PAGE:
1. Whilst other ethnic minorities also face barriers in entering the international development sector, Diasporic Development recognises the Black professionals face unique challenges that are not shared by other ethnic minorities. Where appropriate and in line with the work of individual organisations, Diasporic Development recommends organisations introduce specific initiatives to support Black professionals, these include:


                Career outreach programmes: Many international development organisations interact with schools and universities to raise awareness about their work but not as a form of careers advice. We believe that highlighting the range of roles within the sector in an aspirational manner would widen the pool of people interested in global development from an early age, including Black students who might have only seen people who look like them reflected as beneficiaries of development assistance.

                Bespoke entry-level schemes recruiting Black graduates and apprentices: Most members of the Diasporic Development community are recent Black graduates that are struggling to gain paid entry-level positions in international development for the reasons outlined above. Diasporic Development has recently piloted a programme with Development Pathways to create an opportunity for a recent Black graduate to enter the sector.

                Support to existing Black employees: Far too often Black employees have had their progress stymied for various reasons. The sector is notorious for not providing enough formal support for career progression within its ranks. We call on all organisations to develop clear action plans and options on offer to Black employees to receive professional development. This can include mentoring, coaching, the provision of training, secondments and many others. We recognise the options available to employees will depend on the size of an organisation but a clear commitment and action plan should be outlined in an organisation’s diversity, inclusion and equity approach. This form of Positive Action to improve diversity from junior positions to the boardroom would be an effective approach to improving diversity.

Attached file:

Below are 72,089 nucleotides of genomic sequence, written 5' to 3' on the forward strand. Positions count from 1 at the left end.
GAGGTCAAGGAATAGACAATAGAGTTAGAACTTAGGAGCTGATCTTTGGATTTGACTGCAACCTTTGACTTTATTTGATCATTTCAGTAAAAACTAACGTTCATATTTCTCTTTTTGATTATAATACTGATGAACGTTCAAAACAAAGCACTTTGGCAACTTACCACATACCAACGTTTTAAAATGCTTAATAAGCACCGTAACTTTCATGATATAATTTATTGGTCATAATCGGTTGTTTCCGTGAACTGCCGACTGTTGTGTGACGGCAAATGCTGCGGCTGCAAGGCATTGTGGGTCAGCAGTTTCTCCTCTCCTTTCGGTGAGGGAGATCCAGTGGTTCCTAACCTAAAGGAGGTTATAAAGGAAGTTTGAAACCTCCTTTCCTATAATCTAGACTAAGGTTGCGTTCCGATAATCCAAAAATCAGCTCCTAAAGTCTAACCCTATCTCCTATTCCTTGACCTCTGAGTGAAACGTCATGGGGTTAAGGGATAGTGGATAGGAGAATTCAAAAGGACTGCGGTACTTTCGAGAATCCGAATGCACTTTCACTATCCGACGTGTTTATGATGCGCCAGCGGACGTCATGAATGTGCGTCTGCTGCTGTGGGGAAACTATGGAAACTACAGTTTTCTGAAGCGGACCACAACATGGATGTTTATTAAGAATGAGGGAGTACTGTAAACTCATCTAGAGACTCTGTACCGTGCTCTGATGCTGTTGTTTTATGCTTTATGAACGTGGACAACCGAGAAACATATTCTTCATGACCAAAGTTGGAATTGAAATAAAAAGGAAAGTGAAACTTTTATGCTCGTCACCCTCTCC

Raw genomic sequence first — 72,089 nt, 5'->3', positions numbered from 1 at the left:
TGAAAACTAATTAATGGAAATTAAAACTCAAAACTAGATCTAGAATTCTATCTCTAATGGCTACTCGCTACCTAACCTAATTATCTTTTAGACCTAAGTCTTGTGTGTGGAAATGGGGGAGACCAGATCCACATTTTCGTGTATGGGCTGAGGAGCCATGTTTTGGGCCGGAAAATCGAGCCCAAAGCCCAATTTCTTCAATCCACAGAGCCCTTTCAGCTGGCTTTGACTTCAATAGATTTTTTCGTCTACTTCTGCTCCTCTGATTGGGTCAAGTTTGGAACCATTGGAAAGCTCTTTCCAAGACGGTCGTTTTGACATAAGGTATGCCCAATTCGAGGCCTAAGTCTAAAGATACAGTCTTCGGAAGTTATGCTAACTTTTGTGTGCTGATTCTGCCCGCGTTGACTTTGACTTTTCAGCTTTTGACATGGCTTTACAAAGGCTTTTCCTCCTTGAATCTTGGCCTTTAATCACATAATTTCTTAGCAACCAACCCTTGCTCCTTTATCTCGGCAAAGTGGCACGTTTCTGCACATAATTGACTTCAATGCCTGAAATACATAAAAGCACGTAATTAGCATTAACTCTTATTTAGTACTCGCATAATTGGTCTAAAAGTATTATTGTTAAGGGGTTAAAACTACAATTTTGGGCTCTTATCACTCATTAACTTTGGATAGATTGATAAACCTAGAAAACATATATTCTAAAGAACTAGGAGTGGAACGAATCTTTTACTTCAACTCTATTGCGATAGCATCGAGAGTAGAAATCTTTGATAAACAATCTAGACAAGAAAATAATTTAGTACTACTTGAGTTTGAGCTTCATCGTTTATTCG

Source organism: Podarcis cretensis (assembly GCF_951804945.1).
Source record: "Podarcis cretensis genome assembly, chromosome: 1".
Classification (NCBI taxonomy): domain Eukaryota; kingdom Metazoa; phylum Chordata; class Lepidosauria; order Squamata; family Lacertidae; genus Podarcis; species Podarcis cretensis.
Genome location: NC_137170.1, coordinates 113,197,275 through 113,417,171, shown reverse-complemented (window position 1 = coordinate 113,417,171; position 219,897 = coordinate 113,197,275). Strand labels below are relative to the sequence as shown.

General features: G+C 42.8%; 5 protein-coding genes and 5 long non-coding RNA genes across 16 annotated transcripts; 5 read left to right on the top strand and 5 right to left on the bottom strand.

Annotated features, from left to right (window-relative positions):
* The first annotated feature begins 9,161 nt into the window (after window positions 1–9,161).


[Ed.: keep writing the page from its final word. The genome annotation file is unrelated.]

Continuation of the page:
In Partnership with the Black Diaspora

  1. However, we do not believe that the recruitment of the Black diaspora is only necessary because the sector ought to reflect racial diversity in its ranks.
  2. We vehemently argue that professionals from the Black diaspora bring with them a wealth of knowledge, understanding and relationships linked to many of the countries organisations operate in that cannot be studied, observed during trips or acquired easily. Diasporic Development as a community have witnessed the quiet ways in which multiple generations of family and friends have carried out their sense of duty to those back “home” and we represent a demographic that straddles two worlds, effortlessly juggling multiple identities and many of us trying to continue these traditions of supporting our communities back home in a myriad of ways.
  3. That is why we believe that a consideration of the philosophy and culture of aid should include forming equitable partnerships with diaspora-led organisations in the UK. We call for equitable relationships to be formed with Black diaspora communities, which would  include investing and partnering in Black diaspora communities, who can utilise monetary and non-monetary resources to transform and shift the dial in aid. In this submission, Diasporic Development will refer specifically to African diaspora-led initiatives that we are aware of but we recognise that there are many impactful Black Caribbean organisations.
  4. From newer diaspora-led Initiatives such as Kwanda[7], a UK based fundraising platform dedicated to African & Caribbean communities. and Shabaka, a consulting and research organisation focused on diasporas’ humanitarian preparedness, response and recovery[8] to more established actors such as African Foundation for Development (AFFORD) and Foundation for Women’s Health Research and Development (FORWARD) who work closely with young Africans, we know that there are significant number of Africans between 18-60 who are actively involved in development, and yet they are often ignored and overlooked when discussing the development landscape in the UK. These organisations are often filling the gaps and tackling the issues that larger or specialised organisations are unable or unwilling to do, reaching oft-overlooked people in personalised and sensitive ways.
  5. For too long, UK aid has been framed in terms of effectiveness for UK taxpayers and yet very little research or ongoing support has been given to taxpayers that not only have a vested interest in development but also pay a “double tax” by sending remittances to families and communities abroad (that surpasses aid), potentially doing charity work in these countries and paying into the aid budget via taxes. Instead they are treated like a niche group, with the transformative potential dismissed and barely considered in these discussions.


  1. The most notable exception to this trend is the Common Ground Initiative[9], a Comic Relief and Department for International Development (DFID) project funding African diaspora-led organisations and initiatives in the UK with their development work. The evaluation of the project’s success is still being assessed but one thing is clear, despite two of the biggest donors in the UK seeing the importance of working collaboration with the African diaspora, this did not inform wider discussions of UK aid and how it is done.

[1] Flores & Malik, What Development means to diaspora communities, 2015,

[2] Gal-Dem, It’s Time for Black Universities in the UK, 2020,                       

[3] The Guardian, Minority ethnic Britons face 'shocking' job discrimination, 2019,

[4] Financial Times, Half of black Britons experience workplace racism, 2020,

[5] Mohideen, What are the barriers to increased racial diversity within the third sector?, 2020, ACEVO,



[7] Kwanda,

[8] Shabaka,

[9] Comic Relief,